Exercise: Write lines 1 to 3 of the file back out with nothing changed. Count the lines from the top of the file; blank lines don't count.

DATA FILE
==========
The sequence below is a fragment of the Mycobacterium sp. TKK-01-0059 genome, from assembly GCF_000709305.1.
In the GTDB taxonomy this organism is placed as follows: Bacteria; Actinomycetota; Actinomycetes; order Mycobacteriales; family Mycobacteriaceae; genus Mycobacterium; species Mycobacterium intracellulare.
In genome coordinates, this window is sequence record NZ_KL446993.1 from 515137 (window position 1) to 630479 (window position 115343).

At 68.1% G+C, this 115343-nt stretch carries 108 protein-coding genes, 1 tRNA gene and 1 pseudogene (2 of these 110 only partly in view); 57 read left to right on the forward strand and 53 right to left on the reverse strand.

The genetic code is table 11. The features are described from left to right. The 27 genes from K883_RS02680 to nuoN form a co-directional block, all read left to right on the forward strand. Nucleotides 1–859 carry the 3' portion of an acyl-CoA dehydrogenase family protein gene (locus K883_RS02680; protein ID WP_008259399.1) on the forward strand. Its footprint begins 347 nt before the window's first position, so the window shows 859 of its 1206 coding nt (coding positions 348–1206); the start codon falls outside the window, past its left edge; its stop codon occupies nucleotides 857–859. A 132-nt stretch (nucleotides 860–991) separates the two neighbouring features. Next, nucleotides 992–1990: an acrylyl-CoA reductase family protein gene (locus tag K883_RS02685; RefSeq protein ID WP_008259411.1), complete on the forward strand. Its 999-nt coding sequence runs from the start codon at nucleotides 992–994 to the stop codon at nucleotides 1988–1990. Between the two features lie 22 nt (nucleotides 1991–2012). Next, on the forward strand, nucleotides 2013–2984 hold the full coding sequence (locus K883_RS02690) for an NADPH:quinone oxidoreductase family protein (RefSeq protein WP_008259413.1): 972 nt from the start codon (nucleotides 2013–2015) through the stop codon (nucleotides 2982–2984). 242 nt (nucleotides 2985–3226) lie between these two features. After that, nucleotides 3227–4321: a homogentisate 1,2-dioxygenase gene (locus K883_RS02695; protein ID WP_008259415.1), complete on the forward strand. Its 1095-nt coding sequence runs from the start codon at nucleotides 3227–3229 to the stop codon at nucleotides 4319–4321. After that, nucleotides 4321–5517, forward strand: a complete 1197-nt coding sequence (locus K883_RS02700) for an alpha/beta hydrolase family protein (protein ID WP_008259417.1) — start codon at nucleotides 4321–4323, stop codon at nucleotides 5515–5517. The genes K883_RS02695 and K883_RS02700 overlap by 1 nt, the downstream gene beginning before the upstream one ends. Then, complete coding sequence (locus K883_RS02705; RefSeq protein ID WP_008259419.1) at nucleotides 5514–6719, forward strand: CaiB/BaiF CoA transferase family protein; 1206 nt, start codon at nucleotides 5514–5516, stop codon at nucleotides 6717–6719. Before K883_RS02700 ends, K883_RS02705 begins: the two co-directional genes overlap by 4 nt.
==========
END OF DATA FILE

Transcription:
The sequence below is a fragment of the Mycobacterium sp. TKK-01-0059 genome, from assembly GCF_000709305.1.
In the GTDB taxonomy this organism is placed as follows: Bacteria; Actinomycetota; Actinomycetes; order Mycobacteriales; family Mycobacteriaceae; genus Mycobacterium; species Mycobacterium intracellulare.
In genome coordinates, this window is sequence record NZ_KL446993.1 from 515137 (window position 1) to 630479 (window position 115343).